So while fruit juice is known to increase the risk of developing diabetes, how it affects the long-term health of those who are not overweight is less researched.

As Heather Ferris, assistant professor of medicine at the University of Virginia, says, “There is still a lot we don’t know about how increasing sugar in the diet, without causing weight gain, is associated with disease risk. But how long and how well the pancreas can handle sugar depends in part on genetics.”

But it’s important to remember that we always run the risk of consuming more calories than we need when we drink juice. You can drink a lot of fruit juice pretty quickly and not even notice it – but it will affect the calories. And the increase in calories, in turn, will contribute to weight gain.

Juice with a twist

However, there may be a way to increase the health value of juices! In one study last year, scientists examined the properties of juice made with a “nutrient extractor” blender that, unlike traditional juicers, makes juice from whole fruits, including seeds and skins. The researchers were able to find that drinking this juice caused even less of an increase in blood sugar levels than just eating a whole fruit.

According to Gail Rees, a researcher and senior lecturer in nutrition at the University of Plymouth, these results were likely related to the content of fruit seeds in the juice. However, according to her, based on this study, it is still difficult to give clear recommendations.

“I would certainly agree with the well-known advice of 150 ml of fruit juice a day, but if you make juice with such a blender, it can help you keep your blood sugar relatively stable,” she says.

While the content of the seeds in the juice may have some effect on digestion, Ferris says there won’t be much change in the composition of the juice. Drinking such juice will be better than traditional juice, although you should still not forget that it is quite easy to drink a lot of juice and exceed the required number of calories.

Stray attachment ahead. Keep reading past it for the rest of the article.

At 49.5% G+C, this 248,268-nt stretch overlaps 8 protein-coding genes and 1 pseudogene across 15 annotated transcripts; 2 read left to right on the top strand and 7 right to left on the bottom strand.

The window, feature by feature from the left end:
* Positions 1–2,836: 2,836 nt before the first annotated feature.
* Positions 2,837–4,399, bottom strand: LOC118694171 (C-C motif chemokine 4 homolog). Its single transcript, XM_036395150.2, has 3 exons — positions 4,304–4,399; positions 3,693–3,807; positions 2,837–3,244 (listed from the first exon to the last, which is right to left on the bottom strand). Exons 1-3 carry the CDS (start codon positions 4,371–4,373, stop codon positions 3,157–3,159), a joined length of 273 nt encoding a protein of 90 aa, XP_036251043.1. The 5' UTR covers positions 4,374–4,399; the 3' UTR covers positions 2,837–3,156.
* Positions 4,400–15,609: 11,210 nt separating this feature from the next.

According to Roger Clemens, a professor of pharmaceutical sciences at the University of Southern California, to improve the impact of fruit juice on our health, it is worth choosing ripe fruits, which retain more beneficial substances.

It is also worth considering that it is worth choosing different methods of juicing depending on the fruit. For example, most of the phytonutrients in grapes are found in the seeds, while very few are found in the pulp. And most of the beneficial compounds found in oranges are found in the skin, which is not used in traditional juicing methods.

The detox myth

One reason for the popularity of fruit juices is that they supposedly help detoxify the body.

In medicine, “detox” refers to the removal of harmful substances from the body, including drugs, alcohol, and poison.

“The fact that juice diets help detox the body is a delusion. We consume substances on a daily basis, which are often quite toxic, and our body does a great job of detoxifying and destroying everything we eat,” says Professor Clemens.

“In addition, sometimes the bulk of the nutrients are found in parts of the fruit, such as, for example, apple peel. When juicing, it is removed, and as a result you get sweet water with a small set of vitamins. Plus, it’s not the best way to consume the recommended “five fruits a day.” People try to eat five servings of fruits and vegetables a day and don’t realize that this is not only about vitamins, but also about reducing the amount of carbohydrates, proteins and fats in our diet and, of course, about increasing the amount of fiber, ”adds Ferris.

So while drinking fruit juice is better than not eating fruit at all, there are some limitations. It is especially important to remember that it is not recommended to consume more than 150 ml of juice per day, and it is also necessary to ensure that its consumption does not contribute to the excess of daily calories. Juice can provide us with some vitamins, but we should not consider it as a perfect and quick solution.